The Social Archaeology of Houses

The Social Archaeology of Houses

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This book deals with the problems encountered by archaeologists reconstructing social history from domestic architecture. Faced with often little more than the remains of foundations and at best "mute" houses, archaeologists have adopted social theories drawn from architects and sociologists. These theories are applied in a series of case studies which cover examples taken from ancient to modern housing. All the main schools of social theory are covered, including feminism, marxism, structuralism and structuration theory, and the influential ideas in architectural theory developed by Henry Glassie, Bill Hillier and Julienne Hanson are also more

Product details

  • Hardback | 200 pages
  • 142.24 x 223.52 x 25.4mm | 544.31g
  • Edinburgh, United Kingdom
  • English
  • 0748602909
  • 9780748602902

Table of contents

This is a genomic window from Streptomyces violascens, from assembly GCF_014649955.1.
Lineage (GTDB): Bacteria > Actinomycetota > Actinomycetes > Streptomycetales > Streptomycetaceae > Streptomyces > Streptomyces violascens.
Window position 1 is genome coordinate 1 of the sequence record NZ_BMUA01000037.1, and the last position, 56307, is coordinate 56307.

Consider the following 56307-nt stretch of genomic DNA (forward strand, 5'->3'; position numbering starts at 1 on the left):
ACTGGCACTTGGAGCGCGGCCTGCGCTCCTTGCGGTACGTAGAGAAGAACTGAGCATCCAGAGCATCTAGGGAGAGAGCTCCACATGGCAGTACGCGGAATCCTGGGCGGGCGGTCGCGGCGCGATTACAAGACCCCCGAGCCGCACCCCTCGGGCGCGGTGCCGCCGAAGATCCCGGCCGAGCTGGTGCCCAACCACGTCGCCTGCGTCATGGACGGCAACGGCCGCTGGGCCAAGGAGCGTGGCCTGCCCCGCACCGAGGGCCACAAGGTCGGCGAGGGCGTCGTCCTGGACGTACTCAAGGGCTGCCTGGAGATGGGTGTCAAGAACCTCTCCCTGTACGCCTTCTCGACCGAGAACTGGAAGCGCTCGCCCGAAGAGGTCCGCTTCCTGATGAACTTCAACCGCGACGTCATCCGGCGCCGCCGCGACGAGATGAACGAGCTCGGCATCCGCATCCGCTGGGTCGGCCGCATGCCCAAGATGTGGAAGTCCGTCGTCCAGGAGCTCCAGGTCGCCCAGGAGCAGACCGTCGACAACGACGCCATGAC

The living house - signifying continuity, Douglass W. Bailey; social inequality on Bulgarian Tells and the Varnia problem, John Chapman; comment on John Chapman - some cautionary notes on the application of spatial measures to prehistoric settlements, Frank Brown; the late neolithic house in Orkney, Colin Richards; Romano-British villas and the social construction of space, Eleanor Scott; comment on Eleanor Scott, Ross Samson; domestic organization and gender relations in Iron Age and Romano-British households, Richard Hingley; the feudal construction of space - power and domination in the nucleated village, Tom Saunders; the Englishman's home and its study, Matthew Johnson; the rise and fall of tower-houses in post-reformation Scotland, Ross Samson; analyzing small building plans - a morphological approach, Frank more